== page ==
Steve Slaunwhite is an accomplished copywriter, author and speaker. He is a B2B specialist who sends out a monthly email that always has solid nuggets about copywriting and related topics.
Following are three tips Steve recently shared about how to write faster. It’s simple but powerful advice for novices and veterans.
1. Schedule writing time.
“I find that putting writing into my daily schedule, like an appointment, works best for me,” Steve says. I agree. This is also a must for me. It includes ignoring all other distractions.
2. Plan what you’re going to say before you say it.
“Some writers create a detailed outline,” Steve says. “Others make a simple list of bullets. I prefer mind-mapping ….” My plan varies, depending on what I’m writing. Longer, more complex pieces might necessitate an outline. For short pieces, a list or informal notes and scribbles can do.
3. Ask the editor to leave the room.
Again, Steve scores a bull’s-eye. Nothing can kill the spirit of a writer like the fussy editor (that’s you, of course) who is dissatisfied with first efforts. It’s paralyzing. In fact, you might have to tell (instead of ask) the editor to leave the room. Walk him or her to the door, if necessary.
I hope this doesn’t come across as false humility, but I was surprised to learn that I made the 2009 Big List of B2B Marketing and Sales Blogs. The list was developed by Proteus B2B Marketing, a top B2B agency according to BtoB Magazine.
So I’m giving myself a fist bump. I did not expect it.
I started this blog a little more than a year ago with a few humble goals. I would blog as a way to share with the marketing and communications community—some of whom already knew me through my e-newsletter (sign up at right) and LinkedIn, and others who might find me through organic search or inbound links. I would attempt to post a few times a week. I would allow the blog to grow organically.
I had already learned from my ARMCHAIR GOLF BLOG that blogs can grow into something and lead to new connections and opportunities. There are many things one can do to grow a blog. The problem, for most, is time and focus. I decided early on that I would do well just to add regular posts to this blog.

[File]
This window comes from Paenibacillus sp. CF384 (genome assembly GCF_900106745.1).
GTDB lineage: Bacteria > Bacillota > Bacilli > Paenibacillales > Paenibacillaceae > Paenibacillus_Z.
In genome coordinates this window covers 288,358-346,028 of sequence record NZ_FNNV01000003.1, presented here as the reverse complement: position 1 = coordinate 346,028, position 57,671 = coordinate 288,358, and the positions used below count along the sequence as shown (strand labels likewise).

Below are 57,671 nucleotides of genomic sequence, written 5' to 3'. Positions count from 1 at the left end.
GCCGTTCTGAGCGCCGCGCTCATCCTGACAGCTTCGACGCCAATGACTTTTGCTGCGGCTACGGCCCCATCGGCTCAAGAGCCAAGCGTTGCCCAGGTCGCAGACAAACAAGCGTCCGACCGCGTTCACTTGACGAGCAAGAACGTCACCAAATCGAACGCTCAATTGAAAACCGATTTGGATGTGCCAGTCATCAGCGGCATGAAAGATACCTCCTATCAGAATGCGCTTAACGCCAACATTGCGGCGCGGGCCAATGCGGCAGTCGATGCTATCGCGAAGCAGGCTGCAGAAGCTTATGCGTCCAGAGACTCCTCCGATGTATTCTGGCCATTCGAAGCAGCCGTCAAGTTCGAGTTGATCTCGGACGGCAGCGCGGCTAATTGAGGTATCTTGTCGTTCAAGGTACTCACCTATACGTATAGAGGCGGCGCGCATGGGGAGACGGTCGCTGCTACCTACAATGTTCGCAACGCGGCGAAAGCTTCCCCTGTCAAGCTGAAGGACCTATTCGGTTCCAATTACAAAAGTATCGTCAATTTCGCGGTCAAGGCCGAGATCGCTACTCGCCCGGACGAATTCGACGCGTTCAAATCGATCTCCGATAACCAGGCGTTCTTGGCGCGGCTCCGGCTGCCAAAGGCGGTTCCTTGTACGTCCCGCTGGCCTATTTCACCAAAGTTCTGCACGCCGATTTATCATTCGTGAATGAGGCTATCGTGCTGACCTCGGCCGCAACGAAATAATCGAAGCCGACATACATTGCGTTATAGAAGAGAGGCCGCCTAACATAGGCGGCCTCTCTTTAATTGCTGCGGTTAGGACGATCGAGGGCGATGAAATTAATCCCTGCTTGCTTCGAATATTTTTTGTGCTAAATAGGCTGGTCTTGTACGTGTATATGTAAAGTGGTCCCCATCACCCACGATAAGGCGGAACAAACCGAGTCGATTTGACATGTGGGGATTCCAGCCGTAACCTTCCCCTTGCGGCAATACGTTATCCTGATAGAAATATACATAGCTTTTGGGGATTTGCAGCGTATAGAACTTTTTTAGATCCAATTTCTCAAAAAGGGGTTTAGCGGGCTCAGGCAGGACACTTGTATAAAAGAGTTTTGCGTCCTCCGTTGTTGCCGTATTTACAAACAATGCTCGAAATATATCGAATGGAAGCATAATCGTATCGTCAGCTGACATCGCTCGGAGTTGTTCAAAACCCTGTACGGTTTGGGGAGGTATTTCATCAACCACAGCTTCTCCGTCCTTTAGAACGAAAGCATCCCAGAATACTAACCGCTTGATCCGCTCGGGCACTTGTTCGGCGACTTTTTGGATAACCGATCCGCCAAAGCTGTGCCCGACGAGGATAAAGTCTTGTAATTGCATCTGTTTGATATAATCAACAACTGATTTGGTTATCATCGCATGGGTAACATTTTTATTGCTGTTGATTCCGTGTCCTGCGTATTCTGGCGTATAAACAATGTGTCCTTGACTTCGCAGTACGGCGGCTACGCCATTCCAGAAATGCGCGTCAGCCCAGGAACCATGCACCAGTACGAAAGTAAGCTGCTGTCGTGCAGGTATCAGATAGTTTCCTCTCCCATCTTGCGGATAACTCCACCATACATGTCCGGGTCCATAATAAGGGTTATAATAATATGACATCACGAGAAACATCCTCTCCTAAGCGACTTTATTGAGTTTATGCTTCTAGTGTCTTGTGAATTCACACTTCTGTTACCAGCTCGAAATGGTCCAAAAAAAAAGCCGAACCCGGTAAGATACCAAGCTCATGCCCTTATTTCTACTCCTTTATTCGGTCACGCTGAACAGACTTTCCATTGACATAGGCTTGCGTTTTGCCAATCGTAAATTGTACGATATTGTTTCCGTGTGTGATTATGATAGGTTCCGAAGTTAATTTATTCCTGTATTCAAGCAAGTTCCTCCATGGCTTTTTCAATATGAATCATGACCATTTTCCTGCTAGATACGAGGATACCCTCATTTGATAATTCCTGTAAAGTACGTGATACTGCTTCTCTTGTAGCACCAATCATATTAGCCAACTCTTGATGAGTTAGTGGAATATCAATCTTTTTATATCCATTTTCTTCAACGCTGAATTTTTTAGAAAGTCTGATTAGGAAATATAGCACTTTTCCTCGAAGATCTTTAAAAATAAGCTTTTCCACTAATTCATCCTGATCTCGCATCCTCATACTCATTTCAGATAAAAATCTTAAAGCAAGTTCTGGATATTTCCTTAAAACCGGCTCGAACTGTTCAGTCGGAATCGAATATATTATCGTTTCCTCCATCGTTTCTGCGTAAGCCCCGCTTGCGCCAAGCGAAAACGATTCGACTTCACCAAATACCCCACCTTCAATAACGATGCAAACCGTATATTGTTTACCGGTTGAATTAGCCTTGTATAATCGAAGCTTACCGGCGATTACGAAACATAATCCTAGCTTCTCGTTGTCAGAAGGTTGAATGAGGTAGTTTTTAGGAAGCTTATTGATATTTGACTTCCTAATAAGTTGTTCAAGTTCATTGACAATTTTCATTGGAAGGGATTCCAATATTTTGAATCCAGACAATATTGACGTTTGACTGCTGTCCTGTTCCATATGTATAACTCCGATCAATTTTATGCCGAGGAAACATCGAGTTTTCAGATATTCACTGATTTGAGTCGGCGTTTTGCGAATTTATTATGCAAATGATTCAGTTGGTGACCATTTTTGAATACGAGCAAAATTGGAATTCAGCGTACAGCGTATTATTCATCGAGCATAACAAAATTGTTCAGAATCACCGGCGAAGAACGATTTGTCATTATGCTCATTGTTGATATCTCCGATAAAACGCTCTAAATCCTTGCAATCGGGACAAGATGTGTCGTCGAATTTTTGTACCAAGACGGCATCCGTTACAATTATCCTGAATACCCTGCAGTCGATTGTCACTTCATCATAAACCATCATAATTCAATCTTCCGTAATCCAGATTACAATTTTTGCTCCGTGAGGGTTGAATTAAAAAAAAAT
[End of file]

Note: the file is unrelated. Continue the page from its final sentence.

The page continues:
I’m glad that some have noticed my efforts. And I’m thankful to all who have stopped by.
(Image: The Urban Mermaid/Flickr)
(Click to enlarge image)
Even if you’re a writer or copywriter, thinking visually can be just the thing to generate a fresh idea or creative concept. I know this may seem obvious, but for some writers (myself included) words have usually been the way to solve a communications challenge.
And that’s OK. As writers, words are our creative playground.
There’s a saying I’ve heard that goes something like, “He has to talk to know what he’s thinking.” A similar thing can be said about wordsmiths: “He has to write to know what he’s thinking.” That’s been me much of my career.
For example, when developing concepts for B2B advertising and marketing projects, I’ve often just scribbled raw headlines, taglines and such in stream-of-consciousness fashion. Sometimes for hours at a time. I can usually come up with something. Add a complementary visual or image to a smart headline or slogan and it becomes a snappy ad or perhaps a campaign.
But there’s another way. It’s the way graphic designers and art directors think. Visually.
As the years have gone by, I’ve improved in this area. I’m not great, just better. Sometime I’ll suspend the writing and just think visually. This week, for instance, I came up with the above image idea for a direct-mail piece about a fax-to-email service. The creative director liked it, and after the art director rendered it, I worked on a headline.
I’ve also at times suggested that those talented art people come up with the concepts or a visual direction, and then I’ll write the headlines and copy. This approach can work quite well.
I’ve been writing some direct mail lately for an ad agency client. While they are B2B pieces (the audience is small- and medium-sized businesses), they do have a bit of a B2C feel. As such, an occasional exclamation point has been in order, especially in the call-to-action language.